“In dealing with its neighbours, India had to constantly juggle between the occasional necessity of intervention to protect its own interests and the persistent temptation to deal with whoever is in power. High moralpolitik has not been the defining feature of India’s neighbourhood policy; it was always about the difficulty of managing competing imperatives and coping with the consequences of political change within the region. The real policy question for India in Burma is not whether it should intervene in favour of the pro-democracy movement, but how and on what terms. Ending the long silence on Burma, then, should be the first step towards a more vigorous approach towards promoting political change in Burma. India had confronted a similar challenge in Nepal last year when people poured out on to the streets demanding an end to monarchy’s autocratic rule. India was deeply conflicted between two divergent policy options: preserving equities in the ancien regime or aligning itself with the forces of change in Nepal. Despite deep divisions within the government on the appropriate approach to Kathmandu, India eventually called it right and intervened decisively in favour of a democratic transformation in Nepal. The policy change towards Kathmandu involved major risks; but the political will to change course had also generated enduring rewards. India must now embark on a similar policy of nudging the military rulers of Burma towards political reform. The risks of such a policy will be balanced by two important factors. One, the old order in Burma is no longer sustainable. As dictatorships go, the Burmese one has been utterly incompetent in either buying legitimacy by co-opting critical sections of the population or bringing about reasonable economic progress that might have encouraged the popular tolerance of political repression. The Burmese military has just managed to impoverish one of Asia’s richest nations. As the Buddhist clergy take away whatever shred of legitimacy that Burmese rulers could claim, it makes sense for India to be on the right side of impending political change. Two, New Delhi’s passive policy has ceded the high ground to Beijing, which has positioned itself as the agent of influence as well as the principal interlocutor between the international community and Burma. By simply tailing China on engaging the dictators in Burma, India has abandoned its own strong and unique leverages. If India is serious about its regional role and wants to stay in competition with China for influence in Burma, New Delhi must differentiate itself from Beijing, and reestablish itself as an empathetic supporter of the Burmese aspirations for political change.” Four days later, in the Express issue dated Oct 02, Shishir Gupta wrote a column which appears to be a direct response to Rajamohan’s argument as evident in its title: “Rangoon isn’t Kathmandu.” Arguing that India’s strategic interests in curbing militancy in the North-east should factor in India’s support of the military junta in Burma, Gupta asserted: “Although the EU-US wants India to repeat its Nepal performance in Burma, India knows that the two situations are very different. The fact is that the strategic levers at India’s command in Nepal are missing in Burma. Indo-Nepal trade stands at $ 2 billion with Kathmandu relying totally on New Delhi for fuel supplies and 70 per cent of its exports and 65 per cent of its imports. India may share a 1338 km border with Burma, but bilateral trade is a sluggish $ 569 million, with Burma having direct sea access and strategic lines of infrastructure and communication to Kunming in China. … … … The UPA political leadership, in particular the Congress leaders, may privately be supportive of Aung San Suu Kyi and the monks now on Rangoon’s streets, but overtly it will have to deal with whosoever is in power; such is the security calculus. New Delhi also knows that with the Burmese army controlling every part of society, transfer of power in that country will have to come through negotiations and not through revolution or isolation of the military regime. New Delhi has not forgotten that two years after Suu Kyi was awarded the Jawaharlal Nehru Award for International Understanding in 1993, the Burmese army suddenly withdrew in the midst of Operation Goldenbird and the surrounded militants escaped from the Indian dragnet. It does not want to visit that nightmare again.”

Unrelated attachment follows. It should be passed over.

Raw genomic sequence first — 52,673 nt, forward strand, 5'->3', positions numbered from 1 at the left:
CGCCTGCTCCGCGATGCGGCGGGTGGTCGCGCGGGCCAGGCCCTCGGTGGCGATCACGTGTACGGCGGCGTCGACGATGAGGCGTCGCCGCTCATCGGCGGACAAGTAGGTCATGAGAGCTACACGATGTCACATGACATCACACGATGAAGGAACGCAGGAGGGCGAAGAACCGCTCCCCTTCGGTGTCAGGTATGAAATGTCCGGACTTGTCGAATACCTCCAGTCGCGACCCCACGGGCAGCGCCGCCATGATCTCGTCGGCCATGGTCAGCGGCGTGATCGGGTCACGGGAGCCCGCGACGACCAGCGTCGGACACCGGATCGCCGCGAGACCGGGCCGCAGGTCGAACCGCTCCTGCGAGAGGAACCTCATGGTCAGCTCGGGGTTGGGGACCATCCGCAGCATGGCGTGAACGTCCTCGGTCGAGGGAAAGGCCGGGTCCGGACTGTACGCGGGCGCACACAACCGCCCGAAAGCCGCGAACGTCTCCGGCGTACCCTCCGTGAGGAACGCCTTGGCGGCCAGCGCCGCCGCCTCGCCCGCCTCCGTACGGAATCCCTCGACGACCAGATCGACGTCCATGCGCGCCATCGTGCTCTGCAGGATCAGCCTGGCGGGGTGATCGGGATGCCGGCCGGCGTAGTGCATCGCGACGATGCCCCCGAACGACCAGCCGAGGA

An Express editorial dated Sep 24 (which urged proactive action not for reasons of morality but because not doing so will give China an advantage over India) identified the following three factors as the basis for India’s reticence to pull up the military regime in Burma: “the need for Burmese Army’s cooperation in dealing with the insurgencies in the Northeast, Burma’s natural role as a land-bridge to Southeast Asia, and the importance of preventing Burma’s total dependence on China for external support.” One should probably add India’s oil and energy interests to this list. Looking at the arguments which focus on short and medium term strategic interests, I for one am reminded of the arguments offered by governments which supported the apartheid regime in South Africa right until the early 90s. I do not want to force the comparison (for there are many important differences), but in some ways, the military junta in Burma and Aung San Suu Kyi have the same symbolism and resonance for the current generation, that the apartheid regime and Nelson Mandela had for those of us who grew up in the 80s and 90s. India was on the right side of that issue, and gained moral standing across the world and especially in South Africa for its stance. Over time, this has resulted in economic gains for India (I cringe a bit as I set this out, but I know that for a disproportionate number of people today, such arguments are often more compelling than those based on doing what is right). To end, I want to recall a particularly evocative statement from PM Manmohan Singh’s Aug 13 speech in Parliament on the Indo-US nuclear deal. This is what he said: “Finally, Sir, let me end by saying that we have achieved an Agreement that is good for India, and good for the world. I am neither given to exaggeration nor am I known to be self-congratulatory. I will let history judge; I will let posterity judge the value of what we have done through this Agreement. In days to come it will be seen that it is not just the United States but nations across the world that wish to arrive at a new equilibrium in their relations with India. This agreement with the United States will open new doors in capitals across the world. It is another step in our journey to regain our due place in global councils. When future generations look back, they will come to acknowledge the significance of this historic deal.” I do not quote this to reopen the debate over the Indo-US nuclear deal. I do so to make the point that if PM Singh’s government is genuinely concerned about the judgment of history and posterity, and if it wants to regain India’s “due place in global councils,” it will have to show that when called upon to do so, India can cast aside narrow short term gains, and indeed act against them to take on a leadership role on the great moral issues of our time. History usually remembers those actions where crucial figures act against their own interests to do the right thing.